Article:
CULTURE DIGEST: ABC News looks at ministries that misuse donations; ...
Posted on Apr 4, 2007 | by Erin Roach
NASHVILLE, Tenn. (BP)--ABC News targeted the spending habits of the heads of some Christian ministry organizations that repeatedly ask people for monetary donations, with its "20/20" newsmagazine citing multimillion-dollar mansions and a private jet, for example, owned by Paul and Jan Crouch of Trinity Broadcasting Network.
"We've all been trained to not even think, to just give the money over and not ask questions and to just not be good stewards," Rusty Leonard, founder of Stewardship Partners, said on 20/20 March 23. "And all the satisfaction we get is in the act of giving, not of making sure that actual good work gets done."
Leonard became so disturbed by the misuse of ministry funds that he started a website, ministrywatch.com, which monitors the spending habits of a significant number of Christian groups. He helps the public keep tabs on which organizations are trustworthy with money and which ones don't have financial transparency.
"It's a huge red flag. Nobody should donate to any of those ministries. There's no point in donating to a ministry that wants to take your money but not tell you a thing about how they're going to spend that money," Leonard told ABC. "... I'm human, you're human. If I had no constraints on me, I'd probably do all kinds of stupid things."
Trinity Broadcasting Network, the largest religious broadcaster in the world, is on Leonard's "Donor Alerts" list because he has serious concerns about how money given to the group is spent.
TBN "sits on a $340 million cash hoard and owns houses in an exclusive Orange County, Calif., community hidden behind very regal gates," ABC reported. "They control a mansion worth about $4 million, and an even bigger one -- over 10,000 square feet -- that's worth about $6 million. The Crouches also travel the world in a jet worth a reported $7 million."
TBN Vice President Paul Crouch Jr. issued a response to the broadcast, saying the program was based on "unreliable," "outdated" and "incomplete" information and had used a "prejudiced source" -- presumably referring to Leonard.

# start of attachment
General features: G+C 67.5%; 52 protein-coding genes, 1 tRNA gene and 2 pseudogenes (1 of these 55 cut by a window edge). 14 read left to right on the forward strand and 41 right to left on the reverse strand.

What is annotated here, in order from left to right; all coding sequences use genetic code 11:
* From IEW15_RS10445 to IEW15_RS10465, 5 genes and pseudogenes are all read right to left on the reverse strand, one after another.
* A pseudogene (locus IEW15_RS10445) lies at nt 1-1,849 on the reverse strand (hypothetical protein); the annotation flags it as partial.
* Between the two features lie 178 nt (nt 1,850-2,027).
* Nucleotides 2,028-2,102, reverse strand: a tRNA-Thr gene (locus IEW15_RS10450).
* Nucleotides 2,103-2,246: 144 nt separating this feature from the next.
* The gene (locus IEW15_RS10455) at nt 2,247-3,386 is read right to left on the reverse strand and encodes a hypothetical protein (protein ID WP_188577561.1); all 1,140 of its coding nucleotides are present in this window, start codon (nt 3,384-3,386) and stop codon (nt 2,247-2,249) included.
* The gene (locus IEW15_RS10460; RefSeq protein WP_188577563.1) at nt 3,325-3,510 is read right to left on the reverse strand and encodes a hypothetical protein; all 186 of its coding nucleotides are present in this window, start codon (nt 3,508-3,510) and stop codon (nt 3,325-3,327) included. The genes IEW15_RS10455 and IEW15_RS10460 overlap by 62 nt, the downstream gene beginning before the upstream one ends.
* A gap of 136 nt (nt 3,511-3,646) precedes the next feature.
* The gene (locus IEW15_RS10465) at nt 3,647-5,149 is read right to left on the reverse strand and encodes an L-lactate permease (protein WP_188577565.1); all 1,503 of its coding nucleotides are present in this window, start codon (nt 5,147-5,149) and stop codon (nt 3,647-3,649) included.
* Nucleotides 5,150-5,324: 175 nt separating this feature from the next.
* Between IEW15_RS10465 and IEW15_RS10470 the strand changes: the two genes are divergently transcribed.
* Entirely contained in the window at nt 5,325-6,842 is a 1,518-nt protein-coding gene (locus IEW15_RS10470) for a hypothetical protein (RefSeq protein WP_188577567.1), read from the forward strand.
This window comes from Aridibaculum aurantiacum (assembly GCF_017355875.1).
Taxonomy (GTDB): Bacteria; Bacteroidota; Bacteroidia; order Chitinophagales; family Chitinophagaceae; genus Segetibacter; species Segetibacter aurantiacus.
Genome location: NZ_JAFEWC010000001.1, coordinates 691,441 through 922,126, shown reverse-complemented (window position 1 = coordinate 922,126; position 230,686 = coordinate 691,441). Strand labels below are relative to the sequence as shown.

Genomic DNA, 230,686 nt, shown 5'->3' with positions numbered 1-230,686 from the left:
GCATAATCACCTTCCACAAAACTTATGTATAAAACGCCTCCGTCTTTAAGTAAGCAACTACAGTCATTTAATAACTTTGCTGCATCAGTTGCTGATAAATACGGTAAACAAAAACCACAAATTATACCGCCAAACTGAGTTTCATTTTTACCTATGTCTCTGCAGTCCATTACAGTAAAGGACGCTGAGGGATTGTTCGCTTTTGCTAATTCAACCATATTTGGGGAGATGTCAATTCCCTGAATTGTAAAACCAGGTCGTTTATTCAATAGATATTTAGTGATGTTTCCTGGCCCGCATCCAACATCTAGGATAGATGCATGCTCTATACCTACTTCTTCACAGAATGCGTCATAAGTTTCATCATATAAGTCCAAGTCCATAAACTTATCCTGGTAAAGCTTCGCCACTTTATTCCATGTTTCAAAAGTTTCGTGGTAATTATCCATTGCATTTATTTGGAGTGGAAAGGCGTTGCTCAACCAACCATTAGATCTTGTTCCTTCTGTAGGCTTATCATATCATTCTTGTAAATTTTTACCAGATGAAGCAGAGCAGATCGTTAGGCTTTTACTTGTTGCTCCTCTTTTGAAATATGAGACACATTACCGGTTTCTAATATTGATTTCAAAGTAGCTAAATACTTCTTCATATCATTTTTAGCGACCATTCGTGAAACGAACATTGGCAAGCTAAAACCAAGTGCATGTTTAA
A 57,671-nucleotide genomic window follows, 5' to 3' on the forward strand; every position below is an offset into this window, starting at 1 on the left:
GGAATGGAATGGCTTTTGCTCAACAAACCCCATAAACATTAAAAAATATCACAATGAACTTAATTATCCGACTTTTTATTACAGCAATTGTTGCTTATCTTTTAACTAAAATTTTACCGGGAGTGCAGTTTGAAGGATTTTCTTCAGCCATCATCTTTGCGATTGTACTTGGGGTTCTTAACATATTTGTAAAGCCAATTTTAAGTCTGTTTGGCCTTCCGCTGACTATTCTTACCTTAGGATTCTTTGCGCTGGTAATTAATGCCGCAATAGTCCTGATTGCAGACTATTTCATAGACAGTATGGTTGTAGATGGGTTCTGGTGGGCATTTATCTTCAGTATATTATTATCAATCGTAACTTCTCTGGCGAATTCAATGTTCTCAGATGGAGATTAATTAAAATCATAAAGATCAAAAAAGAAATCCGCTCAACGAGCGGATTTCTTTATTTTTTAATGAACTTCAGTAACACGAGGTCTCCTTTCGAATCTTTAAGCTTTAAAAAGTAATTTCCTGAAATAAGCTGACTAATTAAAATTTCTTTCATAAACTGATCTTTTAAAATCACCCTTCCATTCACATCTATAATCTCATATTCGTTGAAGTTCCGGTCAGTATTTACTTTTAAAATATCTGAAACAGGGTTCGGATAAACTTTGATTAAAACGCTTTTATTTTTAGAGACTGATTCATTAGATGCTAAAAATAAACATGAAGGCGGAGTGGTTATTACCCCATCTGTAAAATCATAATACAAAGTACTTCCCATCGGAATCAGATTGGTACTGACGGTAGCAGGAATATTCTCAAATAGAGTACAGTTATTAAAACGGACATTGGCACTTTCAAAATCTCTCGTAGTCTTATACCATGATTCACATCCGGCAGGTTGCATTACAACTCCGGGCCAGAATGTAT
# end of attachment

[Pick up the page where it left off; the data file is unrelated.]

Ministrywatch.com gets about 4,000 hits a day, Leonard said, and some groups are actually asking him to evaluate them. The website released a list of the Top 30 Brightest Shining Light organizations for 2006, which are ministry groups that Leonard deems trustworthy with handling money. Among them are Answers in Genesis, Crown Financial Ministries and the Family Research Council.
JEWISH SEMINARY TO ACCEPT HOMOSEXUALS -- Giving in to modern times and the need to attract a younger generation, the Jewish Theological Seminary has announced it will begin accepting homosexuals as students.
"The decision to ordain gay and lesbian clergy at JTS is in keeping with the longstanding commitment of the Jewish tradition of pluralism," Arnold Eisen, chancellor-elect of the seminary affiliated with Conservative Judaism, said in a statement, according to The New York Times March 27. "Pluralism means that we recognize more than one way to be a good Conservative Jew, more than one way of walking authentically in the path of our tradition and of carrying that tradition forward."
Jewish Theological Seminary in Manhattan is considered the intellectual and spiritual center of Conservative Judaism, which falls between the liberal Reform movement and the more traditional Orthodox, The Times noted. Reformed Jews accept homosexual rabbis, but Orthodox Jews do not.